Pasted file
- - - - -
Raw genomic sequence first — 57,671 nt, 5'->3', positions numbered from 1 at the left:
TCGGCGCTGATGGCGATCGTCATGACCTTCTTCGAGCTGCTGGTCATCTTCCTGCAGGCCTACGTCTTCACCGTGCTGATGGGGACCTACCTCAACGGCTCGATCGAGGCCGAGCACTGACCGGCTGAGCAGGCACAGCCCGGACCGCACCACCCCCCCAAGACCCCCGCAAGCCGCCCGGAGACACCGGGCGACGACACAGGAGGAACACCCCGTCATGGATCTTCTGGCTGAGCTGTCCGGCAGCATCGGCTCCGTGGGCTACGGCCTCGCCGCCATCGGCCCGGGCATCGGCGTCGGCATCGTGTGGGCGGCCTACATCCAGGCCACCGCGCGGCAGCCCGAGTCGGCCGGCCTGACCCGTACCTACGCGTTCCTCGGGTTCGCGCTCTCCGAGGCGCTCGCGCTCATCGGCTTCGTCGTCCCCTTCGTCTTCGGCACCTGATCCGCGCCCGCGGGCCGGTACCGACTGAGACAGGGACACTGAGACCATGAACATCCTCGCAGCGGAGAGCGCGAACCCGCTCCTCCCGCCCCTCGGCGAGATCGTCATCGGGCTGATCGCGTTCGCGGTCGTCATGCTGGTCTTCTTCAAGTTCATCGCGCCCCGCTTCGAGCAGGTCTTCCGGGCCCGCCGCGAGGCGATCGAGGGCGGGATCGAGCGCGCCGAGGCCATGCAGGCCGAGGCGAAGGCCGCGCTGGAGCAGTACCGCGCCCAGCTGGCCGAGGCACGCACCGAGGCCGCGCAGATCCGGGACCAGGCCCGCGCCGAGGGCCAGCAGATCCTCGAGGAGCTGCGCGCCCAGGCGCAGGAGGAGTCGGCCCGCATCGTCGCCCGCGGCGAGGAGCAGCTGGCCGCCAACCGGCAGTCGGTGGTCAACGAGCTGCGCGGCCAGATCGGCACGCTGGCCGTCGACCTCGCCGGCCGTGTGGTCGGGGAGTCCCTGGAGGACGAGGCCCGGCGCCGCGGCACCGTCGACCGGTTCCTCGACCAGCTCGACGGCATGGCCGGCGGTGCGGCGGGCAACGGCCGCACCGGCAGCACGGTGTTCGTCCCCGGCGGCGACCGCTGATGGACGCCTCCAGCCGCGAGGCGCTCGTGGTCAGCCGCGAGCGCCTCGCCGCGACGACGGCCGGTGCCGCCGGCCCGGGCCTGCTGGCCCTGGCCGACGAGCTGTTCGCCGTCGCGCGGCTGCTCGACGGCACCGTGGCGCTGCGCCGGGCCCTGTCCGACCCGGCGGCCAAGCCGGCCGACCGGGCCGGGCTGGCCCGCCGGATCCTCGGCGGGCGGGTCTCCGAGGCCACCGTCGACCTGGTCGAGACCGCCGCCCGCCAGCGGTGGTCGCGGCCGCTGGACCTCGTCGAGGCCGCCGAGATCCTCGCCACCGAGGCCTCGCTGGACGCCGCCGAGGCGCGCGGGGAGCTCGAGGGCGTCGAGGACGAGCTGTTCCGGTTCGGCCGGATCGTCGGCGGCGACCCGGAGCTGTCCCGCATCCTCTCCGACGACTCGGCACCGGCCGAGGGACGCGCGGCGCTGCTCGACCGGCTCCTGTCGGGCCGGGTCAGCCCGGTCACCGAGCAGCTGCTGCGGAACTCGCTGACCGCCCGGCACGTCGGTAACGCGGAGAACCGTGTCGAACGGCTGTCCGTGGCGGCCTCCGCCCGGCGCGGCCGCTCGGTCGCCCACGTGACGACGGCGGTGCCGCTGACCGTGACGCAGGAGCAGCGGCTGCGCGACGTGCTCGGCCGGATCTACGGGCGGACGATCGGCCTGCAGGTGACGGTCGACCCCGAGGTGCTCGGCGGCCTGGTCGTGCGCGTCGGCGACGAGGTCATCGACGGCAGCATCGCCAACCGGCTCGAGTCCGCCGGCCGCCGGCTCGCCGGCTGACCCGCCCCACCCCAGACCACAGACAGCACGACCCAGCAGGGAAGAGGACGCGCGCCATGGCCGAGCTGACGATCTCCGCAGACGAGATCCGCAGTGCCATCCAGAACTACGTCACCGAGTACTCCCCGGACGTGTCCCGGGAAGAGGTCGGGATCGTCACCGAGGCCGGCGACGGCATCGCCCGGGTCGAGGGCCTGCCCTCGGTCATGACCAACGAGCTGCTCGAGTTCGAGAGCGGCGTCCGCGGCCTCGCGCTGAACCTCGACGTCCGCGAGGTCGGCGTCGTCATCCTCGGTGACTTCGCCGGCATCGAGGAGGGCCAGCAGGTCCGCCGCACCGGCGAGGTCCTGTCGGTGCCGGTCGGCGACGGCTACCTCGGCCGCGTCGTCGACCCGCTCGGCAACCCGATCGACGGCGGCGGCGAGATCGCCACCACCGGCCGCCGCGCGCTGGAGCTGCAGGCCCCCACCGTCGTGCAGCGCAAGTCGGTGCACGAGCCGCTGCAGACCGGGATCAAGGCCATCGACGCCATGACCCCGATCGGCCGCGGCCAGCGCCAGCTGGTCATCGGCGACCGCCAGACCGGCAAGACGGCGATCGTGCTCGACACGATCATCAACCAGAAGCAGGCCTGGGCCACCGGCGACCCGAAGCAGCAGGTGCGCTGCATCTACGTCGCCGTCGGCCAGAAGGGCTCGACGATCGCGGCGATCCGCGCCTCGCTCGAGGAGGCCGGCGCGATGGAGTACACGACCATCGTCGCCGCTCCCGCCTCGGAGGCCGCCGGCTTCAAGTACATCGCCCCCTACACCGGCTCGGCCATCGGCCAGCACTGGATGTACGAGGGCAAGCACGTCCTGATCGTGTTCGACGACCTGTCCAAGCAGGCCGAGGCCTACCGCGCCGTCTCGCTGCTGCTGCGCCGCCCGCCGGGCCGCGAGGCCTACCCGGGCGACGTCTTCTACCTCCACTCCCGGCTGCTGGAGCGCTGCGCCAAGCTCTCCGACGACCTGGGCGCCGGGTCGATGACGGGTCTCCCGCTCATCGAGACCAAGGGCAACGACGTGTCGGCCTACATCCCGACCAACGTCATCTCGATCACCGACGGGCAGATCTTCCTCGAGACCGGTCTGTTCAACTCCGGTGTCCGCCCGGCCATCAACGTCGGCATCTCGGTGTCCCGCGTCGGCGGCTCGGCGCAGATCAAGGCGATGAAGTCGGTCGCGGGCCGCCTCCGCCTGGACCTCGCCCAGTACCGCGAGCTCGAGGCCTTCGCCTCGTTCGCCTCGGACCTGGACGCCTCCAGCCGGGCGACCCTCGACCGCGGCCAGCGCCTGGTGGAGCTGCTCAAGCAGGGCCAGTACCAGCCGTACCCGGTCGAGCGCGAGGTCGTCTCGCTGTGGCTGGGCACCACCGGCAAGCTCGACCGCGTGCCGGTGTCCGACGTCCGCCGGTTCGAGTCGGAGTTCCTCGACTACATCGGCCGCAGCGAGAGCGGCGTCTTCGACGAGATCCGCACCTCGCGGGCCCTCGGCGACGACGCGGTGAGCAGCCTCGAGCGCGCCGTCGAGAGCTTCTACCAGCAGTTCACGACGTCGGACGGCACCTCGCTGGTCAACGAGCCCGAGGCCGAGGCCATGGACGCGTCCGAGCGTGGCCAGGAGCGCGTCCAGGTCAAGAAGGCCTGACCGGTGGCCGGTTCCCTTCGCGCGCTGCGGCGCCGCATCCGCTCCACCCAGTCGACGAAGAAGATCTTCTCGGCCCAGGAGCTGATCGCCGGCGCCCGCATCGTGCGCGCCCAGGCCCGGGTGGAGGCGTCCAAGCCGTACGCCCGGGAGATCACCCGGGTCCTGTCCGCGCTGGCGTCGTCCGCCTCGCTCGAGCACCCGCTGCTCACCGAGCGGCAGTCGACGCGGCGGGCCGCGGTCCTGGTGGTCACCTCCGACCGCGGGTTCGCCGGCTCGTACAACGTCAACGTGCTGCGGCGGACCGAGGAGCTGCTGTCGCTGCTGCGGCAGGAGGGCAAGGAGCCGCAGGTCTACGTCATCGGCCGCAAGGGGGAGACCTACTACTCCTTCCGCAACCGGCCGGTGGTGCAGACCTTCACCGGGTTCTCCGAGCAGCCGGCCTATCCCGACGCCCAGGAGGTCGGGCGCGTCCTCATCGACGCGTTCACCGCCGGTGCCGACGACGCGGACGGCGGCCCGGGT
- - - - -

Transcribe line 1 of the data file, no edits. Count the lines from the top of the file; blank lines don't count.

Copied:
Raw genomic sequence first — 57,671 nt, 5'->3', positions numbered from 1 at the left: